New health care models offer collaboration and risk sharing among health care professionals.
The Affordable Care Act (ACA) will bring us health care reform, although there is no agreement on the specifics of this reform and when it will finally occur. The fact that pharmacists can provide leadership to the reform process has been asserted by our pharmacy leaders. Will our practitioners step up and show that leadership as well? Where should they start? Should we take risks and advance new ideas or try to protect what we have?
I suggest that a good place to start is proposing the role of the pharmacist in the patient-centered medical home (PCMH) and the accountable care organization (ACO). As we help define that role, we must talk about roles that will improve quality while reducing unnecessary costs.
One approach to accomplishing this goal is the ACOs, which were established by the ACA and are slated to become operational in 2012. ACOs are a new type of integrated care and payment model bringing together providers across care settings in a new “risk-sharing” arrangement.
The PCMH is considered by many to be another promising approach to delivering safe, high-quality, cost-effective primary care to all—ranging from healthy people to those with chronic diseases. The PCMH model was actually introduced as the Medical Home concept in 1967. It is led by a physician/practitioner and provides comprehensive and coordinated care on a long-term basis. As these newer models become more common, will the pharmacist become a member or will others provide the patients’ drug therapy needs? The answer to this question will impact pharmacy’s future significantly. I am concerned that too many pharmacists are spending too much energy holding onto the current dispensing practice model instead of investing time and money on establishing a new model.
When I became a pharmacy association executive, one piece of advice I was given was “Make sure you take care of independent pharmacy, because as they fare so will the profession.” Because these pharmacists are more “invested” in the profession than the employee pharmacists, they often give more back to the profession. I have observed that to be true in some situations. However, much of pharmacy’s volunteer leadership comes from employee pharmacists, so their needs cannot be ignored. In fact, I believe that unless we focus more on collaboration than competition within pharmacy we will have real difficulty moving forward quickly.
Will pharmacy practice as we know it be “business as usual” or will we have to begin addressing real change? One area that concerns me is how pharmacy will be integrated into the PCMH or the ACO. There may not be a “one size fits all” approach—but some type of formal relationship will be required. What advice would I give to those working on the incorporation of pharmacists into the PCMH and the ACO? It would be to make sure you position pharmacists to take care of the patient. So, if health care in the new model will be delivered in the PCMH, how should pharmacists be positioned to be able to take care of patients?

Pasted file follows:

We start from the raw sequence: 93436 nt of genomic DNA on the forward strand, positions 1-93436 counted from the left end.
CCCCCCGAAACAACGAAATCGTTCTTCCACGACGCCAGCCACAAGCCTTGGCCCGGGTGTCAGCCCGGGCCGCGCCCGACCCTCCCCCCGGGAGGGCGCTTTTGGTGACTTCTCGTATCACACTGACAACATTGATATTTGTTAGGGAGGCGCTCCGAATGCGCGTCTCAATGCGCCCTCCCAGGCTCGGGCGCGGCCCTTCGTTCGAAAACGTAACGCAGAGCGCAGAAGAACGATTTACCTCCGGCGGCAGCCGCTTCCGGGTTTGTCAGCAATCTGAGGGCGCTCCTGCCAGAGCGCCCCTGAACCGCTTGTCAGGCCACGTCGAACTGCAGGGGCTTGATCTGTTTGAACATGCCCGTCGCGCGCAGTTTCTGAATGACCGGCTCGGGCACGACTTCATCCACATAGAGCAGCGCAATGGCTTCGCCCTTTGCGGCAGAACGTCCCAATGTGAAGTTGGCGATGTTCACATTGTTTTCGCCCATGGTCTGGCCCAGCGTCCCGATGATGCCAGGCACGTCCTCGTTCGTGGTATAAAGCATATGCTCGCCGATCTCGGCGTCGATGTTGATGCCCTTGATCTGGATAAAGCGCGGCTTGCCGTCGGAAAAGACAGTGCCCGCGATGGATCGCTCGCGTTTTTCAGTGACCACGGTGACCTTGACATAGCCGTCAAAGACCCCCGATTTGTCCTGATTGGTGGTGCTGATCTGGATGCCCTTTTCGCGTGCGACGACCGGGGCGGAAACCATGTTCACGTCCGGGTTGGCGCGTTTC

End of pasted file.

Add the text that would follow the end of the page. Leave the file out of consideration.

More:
Will pharmacists become employees of medical homes as the predominate model or will local pharmacies contract with PCMHs to provide that care? In ACOs, will networks of pharmacies be owned by the ACO as the predominate model or will local pharmacies be contracted to provide patient care? To me, these will be the critical questions to be answered by our profession over the next 5 years.
If I were practicing community pharmacy today, I would be exploring ways to get my pharmacy integrated into a PCMH or ACO. I would be talking to the physicians in my community to see how they are trying to position their practices. I would be watching what the health systems in my area are doing to become an ACO. And I would be talking to local business leaders to see how they are thinking about providing employee health care benefits. In asking these groups questions, I would keep reminding myself that changes usually come from the periphery, where people are not invested in maintaining the current model.
If there are many PCMHs or ACOs already established, I would be talking to them to see how I might become involved in their network. I might even suggest some type of a risk-sharing arrangement to demonstrate that my interest is sincere.
Additionally, I would make sure I was growing clinically, too, and obtaining whatever credentials I could to differentiate myself from other pharmacists. Rather than wishing for the return of the “good old days,” I would be excited by the opportunity to grow professionally and be open to changing my practice model.
The only thing certain about tomorrow is change. Let’s work together to make sure the changes position pharmacists to take care of patients. PT
Mr. Eckel is a professor at the Eshelman School of Pharmacy, University of North Carolina at Chapel Hill. He serves as executive director of the North Carolina Association of Pharmacists.